Sarah Gaer lays out a list of things to look for, a list that might just save the life of a man you care about.
I am a suicide prevention specialist for Riverside Trauma Center in Needham , MA and I have been given the task of targeting middle aged men for suicide prevention as they are in the highest risk category. Because I am not middle aged or a man, I have had a lot of learning and research to do. I have also been very fortunate to meet many men who are willing to have conversations with me about their (insert hushed voice) “feelings” and their experiences. They have taught me a lot. I have also learned from wives/partners of men who suffer from depression or who have died by suicide. Listening to these women made me realize that in relationships we often don’t recognize depression symptoms for what they are or we don’t see them in the moment because of the slow progression. Knowing the symptoms may not be enough, we need to know how these symptoms may look in someone we have a personal relationship with.
So, I have created a list of some of the ways depression can look in any type of relationship:
- Anger: We often times think of depression as being sadness or tearfulness but many men will not exhibit depression that way. They will be more irritable and angry. They may be more aggressive or harsh with their partner, their children, friends and family or even family pets. This can increase gradually which means we sometimes don’t notice the progression in the moment. This often times is a coldness that seems out of character or perhaps even name calling. In later stages it can be physical aggression or violence. Often times we blame ourselves our make excuses . He’s not happy because ( give specific examples: “Dinner was late; the house wasn’t clean, etc or “he hates his job”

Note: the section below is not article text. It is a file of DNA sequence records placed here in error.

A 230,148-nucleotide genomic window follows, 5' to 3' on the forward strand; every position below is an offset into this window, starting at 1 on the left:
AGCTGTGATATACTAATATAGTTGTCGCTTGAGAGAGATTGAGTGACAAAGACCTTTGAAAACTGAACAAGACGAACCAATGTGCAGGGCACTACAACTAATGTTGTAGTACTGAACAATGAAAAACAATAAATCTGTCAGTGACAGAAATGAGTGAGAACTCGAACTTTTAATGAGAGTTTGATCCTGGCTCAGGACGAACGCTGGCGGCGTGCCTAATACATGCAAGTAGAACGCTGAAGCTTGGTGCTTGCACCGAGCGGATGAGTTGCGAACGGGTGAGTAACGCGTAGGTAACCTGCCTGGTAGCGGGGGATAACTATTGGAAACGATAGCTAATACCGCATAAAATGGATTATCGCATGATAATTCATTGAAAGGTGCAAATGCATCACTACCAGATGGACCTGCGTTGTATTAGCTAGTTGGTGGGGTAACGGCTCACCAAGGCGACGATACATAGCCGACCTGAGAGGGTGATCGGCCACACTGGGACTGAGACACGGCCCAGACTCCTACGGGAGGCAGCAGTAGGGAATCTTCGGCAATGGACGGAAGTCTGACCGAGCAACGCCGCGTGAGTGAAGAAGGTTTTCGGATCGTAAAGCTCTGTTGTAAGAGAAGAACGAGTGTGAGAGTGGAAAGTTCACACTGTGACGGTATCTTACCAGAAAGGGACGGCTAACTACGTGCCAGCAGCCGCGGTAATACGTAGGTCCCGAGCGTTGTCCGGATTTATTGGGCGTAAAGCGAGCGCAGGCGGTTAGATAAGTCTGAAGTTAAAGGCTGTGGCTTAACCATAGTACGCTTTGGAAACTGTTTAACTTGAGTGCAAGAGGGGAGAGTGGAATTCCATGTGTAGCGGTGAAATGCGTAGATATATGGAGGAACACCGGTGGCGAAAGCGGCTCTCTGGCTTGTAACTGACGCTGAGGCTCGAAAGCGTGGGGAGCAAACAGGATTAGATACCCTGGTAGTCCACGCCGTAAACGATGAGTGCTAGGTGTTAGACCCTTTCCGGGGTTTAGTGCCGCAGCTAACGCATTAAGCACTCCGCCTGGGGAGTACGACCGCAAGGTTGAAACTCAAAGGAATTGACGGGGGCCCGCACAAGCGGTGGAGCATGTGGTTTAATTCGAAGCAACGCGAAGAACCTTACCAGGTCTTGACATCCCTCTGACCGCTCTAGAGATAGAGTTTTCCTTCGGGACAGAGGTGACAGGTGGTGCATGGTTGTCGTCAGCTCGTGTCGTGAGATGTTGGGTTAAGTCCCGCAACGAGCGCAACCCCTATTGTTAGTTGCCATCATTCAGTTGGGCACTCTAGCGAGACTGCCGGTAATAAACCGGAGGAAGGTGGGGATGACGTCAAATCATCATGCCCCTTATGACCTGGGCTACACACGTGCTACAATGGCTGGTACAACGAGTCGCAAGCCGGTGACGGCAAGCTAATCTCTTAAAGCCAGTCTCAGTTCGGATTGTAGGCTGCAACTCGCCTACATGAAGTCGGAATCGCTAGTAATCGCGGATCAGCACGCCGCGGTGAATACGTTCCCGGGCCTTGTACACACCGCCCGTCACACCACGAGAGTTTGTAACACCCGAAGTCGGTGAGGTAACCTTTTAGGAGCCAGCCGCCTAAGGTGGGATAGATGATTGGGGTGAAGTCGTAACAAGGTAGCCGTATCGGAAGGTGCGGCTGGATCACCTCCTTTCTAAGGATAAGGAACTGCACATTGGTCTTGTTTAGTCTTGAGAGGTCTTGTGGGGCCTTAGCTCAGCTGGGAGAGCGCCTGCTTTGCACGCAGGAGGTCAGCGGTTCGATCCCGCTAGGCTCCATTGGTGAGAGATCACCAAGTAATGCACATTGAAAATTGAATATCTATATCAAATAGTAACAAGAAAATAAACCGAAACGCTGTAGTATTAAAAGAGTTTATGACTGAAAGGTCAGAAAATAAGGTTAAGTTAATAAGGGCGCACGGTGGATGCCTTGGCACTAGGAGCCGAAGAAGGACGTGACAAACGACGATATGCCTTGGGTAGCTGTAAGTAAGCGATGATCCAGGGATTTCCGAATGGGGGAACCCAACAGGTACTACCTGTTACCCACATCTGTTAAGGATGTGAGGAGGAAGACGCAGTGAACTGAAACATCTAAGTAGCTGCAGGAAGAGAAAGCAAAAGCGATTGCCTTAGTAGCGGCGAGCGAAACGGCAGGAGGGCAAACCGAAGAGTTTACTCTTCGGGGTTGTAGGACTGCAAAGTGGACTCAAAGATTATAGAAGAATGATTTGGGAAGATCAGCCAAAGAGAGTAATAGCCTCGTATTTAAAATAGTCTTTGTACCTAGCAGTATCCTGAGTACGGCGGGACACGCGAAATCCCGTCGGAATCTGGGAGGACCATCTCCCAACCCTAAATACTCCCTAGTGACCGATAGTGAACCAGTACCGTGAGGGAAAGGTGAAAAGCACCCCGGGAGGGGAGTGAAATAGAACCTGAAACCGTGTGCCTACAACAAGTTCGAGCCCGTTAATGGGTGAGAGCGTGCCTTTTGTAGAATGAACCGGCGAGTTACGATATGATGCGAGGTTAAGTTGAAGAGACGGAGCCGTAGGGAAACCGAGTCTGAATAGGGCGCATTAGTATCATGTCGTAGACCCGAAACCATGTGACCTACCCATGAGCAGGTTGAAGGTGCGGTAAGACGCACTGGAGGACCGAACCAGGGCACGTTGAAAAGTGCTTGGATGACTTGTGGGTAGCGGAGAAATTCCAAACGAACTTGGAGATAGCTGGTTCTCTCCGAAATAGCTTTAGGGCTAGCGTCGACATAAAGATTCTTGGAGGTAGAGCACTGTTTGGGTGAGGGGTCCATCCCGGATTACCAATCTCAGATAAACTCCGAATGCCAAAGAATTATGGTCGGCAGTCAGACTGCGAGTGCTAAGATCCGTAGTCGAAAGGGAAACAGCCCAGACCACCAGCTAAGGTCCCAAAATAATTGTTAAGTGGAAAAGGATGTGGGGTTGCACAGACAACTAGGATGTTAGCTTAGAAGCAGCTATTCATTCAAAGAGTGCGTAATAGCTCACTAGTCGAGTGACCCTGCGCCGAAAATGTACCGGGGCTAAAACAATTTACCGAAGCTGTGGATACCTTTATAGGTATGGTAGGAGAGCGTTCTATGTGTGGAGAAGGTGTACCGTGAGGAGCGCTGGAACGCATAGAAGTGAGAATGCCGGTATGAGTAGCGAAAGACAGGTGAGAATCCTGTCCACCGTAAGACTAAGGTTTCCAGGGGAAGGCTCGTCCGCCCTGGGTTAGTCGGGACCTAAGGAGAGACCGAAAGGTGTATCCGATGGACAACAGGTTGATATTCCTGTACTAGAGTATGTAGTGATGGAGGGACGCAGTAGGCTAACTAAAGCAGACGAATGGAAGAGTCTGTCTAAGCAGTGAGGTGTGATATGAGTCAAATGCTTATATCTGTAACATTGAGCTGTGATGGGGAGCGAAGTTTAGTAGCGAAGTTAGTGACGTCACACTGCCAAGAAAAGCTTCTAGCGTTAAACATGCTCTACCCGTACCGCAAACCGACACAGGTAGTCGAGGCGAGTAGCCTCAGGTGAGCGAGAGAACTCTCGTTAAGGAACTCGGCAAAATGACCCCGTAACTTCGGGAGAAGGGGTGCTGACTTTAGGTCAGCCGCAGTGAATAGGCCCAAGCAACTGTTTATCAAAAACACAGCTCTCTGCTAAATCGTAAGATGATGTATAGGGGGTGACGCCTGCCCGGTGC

- Tired/Lack of motivation: Was his workshop once immaculate; was he always on top of paying the bills? Was his motorcycle gleaming and now he doesn’t seem to care? Did he go to the gym all of the time or meet the guys out for football? Depression makes people tired and feel less motivated. This is true in both genders and again can progress slowly making it hard to recognize in the moment. Depression can also make people feel groggy and therefore be less organized or able to solve problems.
- Disturbed Sleep: Insomnia may be the least recognized symptom of depression but it may be the most insidious. Lack of sleep has many consequences, depression not the least of them. If he is complaining that he has been tossing and turning a lot or he doesn’t feel rested in the morning, he should talk with his doctor about it. Poor sleep and depression are a catch 22. If you’re not sleeping well, you get more depressed which makes you not sleep well. Recent research indicates interrupted sleep may be one of the highest risk factors for suicide.
- Isolation: Women, in general are thought to be more social. In fact, there is evidence that suggests that as time goes on women become more social. But men, generally become less social making isolation of significant concern especially when combined with depression. Did he used to hang out with guys more? Is he not calling his family as much? Does he ignore his phone ringing because “he doesn’t feel like talking.”
- Physical Complaints: Often times, people don’t notice they are “depressed” as it often starts gradually and progresses slowly. But they do notice not feeling well. They notice the headaches, body aches, and upset stomach. If he is complaining of aches and pains that do not seem to have a medical explanation this could be an indicator of depression. Of course, you always want to rule out a medical problem before assuming it is depression, so an appointment with a primary care physician is a good place to start.